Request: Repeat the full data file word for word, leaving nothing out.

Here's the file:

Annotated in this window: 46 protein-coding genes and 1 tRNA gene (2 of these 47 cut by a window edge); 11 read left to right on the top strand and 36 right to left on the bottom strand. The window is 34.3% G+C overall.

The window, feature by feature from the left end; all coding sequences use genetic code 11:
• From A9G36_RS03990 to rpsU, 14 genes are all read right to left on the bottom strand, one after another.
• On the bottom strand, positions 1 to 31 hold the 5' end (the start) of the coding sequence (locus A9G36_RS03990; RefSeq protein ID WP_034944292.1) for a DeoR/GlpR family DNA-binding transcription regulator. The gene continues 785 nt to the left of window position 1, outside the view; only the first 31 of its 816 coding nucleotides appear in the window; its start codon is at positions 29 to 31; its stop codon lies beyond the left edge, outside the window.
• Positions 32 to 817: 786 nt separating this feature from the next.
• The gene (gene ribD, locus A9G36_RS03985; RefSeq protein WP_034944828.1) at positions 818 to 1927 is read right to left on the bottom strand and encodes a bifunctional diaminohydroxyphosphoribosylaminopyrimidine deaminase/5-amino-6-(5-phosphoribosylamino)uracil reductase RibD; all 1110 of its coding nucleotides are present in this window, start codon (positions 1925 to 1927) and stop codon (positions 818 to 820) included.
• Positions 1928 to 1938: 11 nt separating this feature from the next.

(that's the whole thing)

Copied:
Annotated in this window: 46 protein-coding genes and 1 tRNA gene (2 of these 47 cut by a window edge); 11 read left to right on the top strand and 36 right to left on the bottom strand. The window is 34.3% G+C overall.

The window, feature by feature from the left end; all coding sequences use genetic code 11:
• From A9G36_RS03990 to rpsU, 14 genes are all read right to left on the bottom strand, one after another.
• On the bottom strand, positions 1 to 31 hold the 5' end (the start) of the coding sequence (locus A9G36_RS03990; RefSeq protein ID WP_034944292.1) for a DeoR/GlpR family DNA-binding transcription regulator. The gene continues 785 nt to the left of window position 1, outside the view; only the first 31 of its 816 coding nucleotides appear in the window; its start codon is at positions 29 to 31; its stop codon lies beyond the left edge, outside the window.
• Positions 32 to 817: 786 nt separating this feature from the next.
• The gene (gene ribD, locus A9G36_RS03985; RefSeq protein WP_034944828.1) at positions 818 to 1927 is read right to left on the bottom strand and encodes a bifunctional diaminohydroxyphosphoribosylaminopyrimidine deaminase/5-amino-6-(5-phosphoribosylamino)uracil reductase RibD; all 1110 of its coding nucleotides are present in this window, start codon (positions 1925 to 1927) and stop codon (positions 818 to 820) included.
• Positions 1928 to 1938: 11 nt separating this feature from the next.